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Housing order advice

Updated: Oct 20, 2022

See the DEFRA website for more information

When does this apply?

When APHA announce a local or national Housing order. See website to sign up to free updates.

Who does this apply to?

All bird keepers in Great Britain (whether they have pet birds, commercial flocks or a backyard flock), however many birds you have 1 - 100,000.

Why should I comply?

  1. To protect my birds. Watch my Avian Influenza webinar from last year to see what it can do to your birds.

  2. To protect myself - it is required by law. Failure to comply with this Declaration may be an offence under section 73 of the Animal Health Act 1981 and subject to an unlimited fine on summary conviction and up to 3 months’ imprisonment per offence.

What do I need to do?

Housing orders are in addition to other zone-specific measures that may be introduced in your area.

Option 1 = Indoors: If you have enough space to keep them indoors e.g. in a stable, then you should do so. This is the safest place for them. Ensure you adequately enrich their lives and that they have enough space and hidey holes or you will risk bullying.

Option 2 = Kept separate from wild birds: Not everyone has enough indoor space to house all their birds, and not all flocks are conducive to being "cooped in", i.e. if you struggle with bullying if you house them. If this is your situation then these guidelines will apply to you.

Top: cover your birds to prevent faeces falling on them from wild birds with a waterproof cover e.g. tarpaulin or corrugated plastic/metal etc,. A net will still allow water ingress which can bring wild bird faeces with it, and should not be used for pet poultry as it will not keep them safe.

Sides: Seal/net your birds in to prevent wild birds visiting your poultry.

The coop above is a good example of a compliant set up with the roof and sides.

To watch a video of how to set up a coop to be compliant, click here. Whatever you choose to do you must ensure the following.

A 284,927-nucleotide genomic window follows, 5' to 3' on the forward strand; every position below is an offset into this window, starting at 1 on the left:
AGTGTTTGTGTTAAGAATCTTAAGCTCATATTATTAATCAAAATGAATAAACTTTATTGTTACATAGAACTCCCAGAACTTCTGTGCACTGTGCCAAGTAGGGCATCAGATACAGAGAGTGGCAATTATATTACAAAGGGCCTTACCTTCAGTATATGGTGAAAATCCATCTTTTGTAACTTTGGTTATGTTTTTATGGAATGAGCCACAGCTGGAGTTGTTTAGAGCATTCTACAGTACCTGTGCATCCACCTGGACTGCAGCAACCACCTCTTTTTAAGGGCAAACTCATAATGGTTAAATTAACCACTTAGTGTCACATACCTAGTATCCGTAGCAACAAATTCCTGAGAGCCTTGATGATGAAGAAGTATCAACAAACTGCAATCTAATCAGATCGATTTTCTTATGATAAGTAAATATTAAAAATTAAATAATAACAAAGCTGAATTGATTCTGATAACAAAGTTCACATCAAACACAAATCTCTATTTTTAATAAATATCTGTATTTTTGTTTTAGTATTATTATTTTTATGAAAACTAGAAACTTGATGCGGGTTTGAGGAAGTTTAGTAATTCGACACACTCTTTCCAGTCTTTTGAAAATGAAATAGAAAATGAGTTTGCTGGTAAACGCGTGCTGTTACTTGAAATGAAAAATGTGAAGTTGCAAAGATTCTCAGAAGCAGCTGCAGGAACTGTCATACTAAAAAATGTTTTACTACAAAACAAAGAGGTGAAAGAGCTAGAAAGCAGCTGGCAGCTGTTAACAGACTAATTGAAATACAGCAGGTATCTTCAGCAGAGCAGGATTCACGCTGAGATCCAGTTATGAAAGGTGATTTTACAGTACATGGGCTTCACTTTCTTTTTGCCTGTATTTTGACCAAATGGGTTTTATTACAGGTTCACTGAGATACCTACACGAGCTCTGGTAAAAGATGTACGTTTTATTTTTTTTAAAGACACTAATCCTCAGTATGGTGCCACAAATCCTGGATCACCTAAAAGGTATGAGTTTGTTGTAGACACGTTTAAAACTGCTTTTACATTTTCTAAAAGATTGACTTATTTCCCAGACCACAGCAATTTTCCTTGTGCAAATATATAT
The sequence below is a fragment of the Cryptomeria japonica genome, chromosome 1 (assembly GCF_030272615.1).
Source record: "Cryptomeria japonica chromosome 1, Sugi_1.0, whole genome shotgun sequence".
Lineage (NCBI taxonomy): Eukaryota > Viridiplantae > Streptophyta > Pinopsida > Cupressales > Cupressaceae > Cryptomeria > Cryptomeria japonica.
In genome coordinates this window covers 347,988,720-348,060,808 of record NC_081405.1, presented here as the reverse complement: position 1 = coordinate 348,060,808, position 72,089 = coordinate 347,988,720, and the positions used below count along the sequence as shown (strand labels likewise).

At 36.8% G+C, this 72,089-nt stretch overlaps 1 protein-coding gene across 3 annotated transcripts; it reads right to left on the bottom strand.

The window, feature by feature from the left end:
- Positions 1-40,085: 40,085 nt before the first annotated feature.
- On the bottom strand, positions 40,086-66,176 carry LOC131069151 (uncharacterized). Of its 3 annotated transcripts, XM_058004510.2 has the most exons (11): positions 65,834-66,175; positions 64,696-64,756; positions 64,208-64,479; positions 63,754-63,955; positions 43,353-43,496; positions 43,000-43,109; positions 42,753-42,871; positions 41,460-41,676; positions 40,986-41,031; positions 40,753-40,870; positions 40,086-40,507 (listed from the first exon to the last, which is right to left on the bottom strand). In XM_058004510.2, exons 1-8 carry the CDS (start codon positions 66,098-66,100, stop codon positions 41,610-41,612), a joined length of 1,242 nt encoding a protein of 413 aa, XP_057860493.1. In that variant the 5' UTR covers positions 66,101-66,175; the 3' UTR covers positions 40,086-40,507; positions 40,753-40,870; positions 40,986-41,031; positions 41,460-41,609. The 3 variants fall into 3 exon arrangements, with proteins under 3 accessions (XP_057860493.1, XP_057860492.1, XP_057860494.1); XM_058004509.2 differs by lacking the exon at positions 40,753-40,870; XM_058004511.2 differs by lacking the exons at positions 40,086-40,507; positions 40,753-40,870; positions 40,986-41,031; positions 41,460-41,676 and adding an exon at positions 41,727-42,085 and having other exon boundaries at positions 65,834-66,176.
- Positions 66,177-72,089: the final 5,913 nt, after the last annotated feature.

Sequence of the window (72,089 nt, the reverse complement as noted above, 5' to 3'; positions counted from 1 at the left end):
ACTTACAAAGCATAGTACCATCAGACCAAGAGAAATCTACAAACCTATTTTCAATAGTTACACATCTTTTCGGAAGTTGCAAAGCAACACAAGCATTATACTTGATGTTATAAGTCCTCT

1. Ideally have chicken specific footwear (wellies or clogs) kept covered by the entrance, or hung up inside the door. You do not have to have a footdip if you have a boot change station, so this might be better for families with pets and children in the garden. To see how to do this, click here to watch a video.

  2. If you choose to use a footdip instead, it is essential you maintain it properly so that it works. Position it at the entrance to your birds housing e.g. a large washing up bowl covered with opaque plastic (to prevent rain ingress and UV light exposure which both reduce efficacy of disinfectants), containing DEFRA registered disinfectant made up to the CORRECT concentration. To see how to do this, click here to watch a video.

  3. Avoid contact with other peoples birds and change your clothes if you do have to handle others birds. Disposable overalls work well. K if you do handle other peoples birds.

  4. Avoid vehicles driving near your bird areas, and disinfect vehicle tyres if this is necessary. Keep records of any vehicle owner who does.

  5. Avoid other people handling your birds, let them wait to have cuddles until after the AI risk has passed. Show them photos instead. Keep records of anyone who does.

  6. Prevent vermin entering as they can carry wild bird faeces on them into your pen.

  7. Regularly clean and disinfect your housing, especially if you are moving birds and putting new ones into old housing or buying a second hand coop.

  8. Wash your hands before and after touching your birds, and keep some hand gel near their pen.

  9. Prevent wild bird access to your bird's feed and water.

  10. Minimise contact between your birds and wild birds. Use bird scarer's if you live in a risky area where gulls and waterfowl like to congregate. Lend your bird feeders and food to a neighbour instead of attracting them to your own garden during this high risk time.

  11. Prevent access to open or permanent standing water which may have attracted waterfowl recently. This includes ditches, streams and puddles.

  12. Waterfowl MUST be housed separately to chickens.

  13. Record who you give any eggs to, or accept any eggs from.

  14. Fix buildings to prevent water ingress and other sources of contamination.

  15. Do NOT place feed on the ground or in uncovered troughs to which wild birds can gain access. E.g. use Grandpa feeders and remove spilled feed regularly

  16. Monitor for signs of disease, and seek prompt veterinary advice if they have any concerns. For details of how to report suspicion of disease click here.

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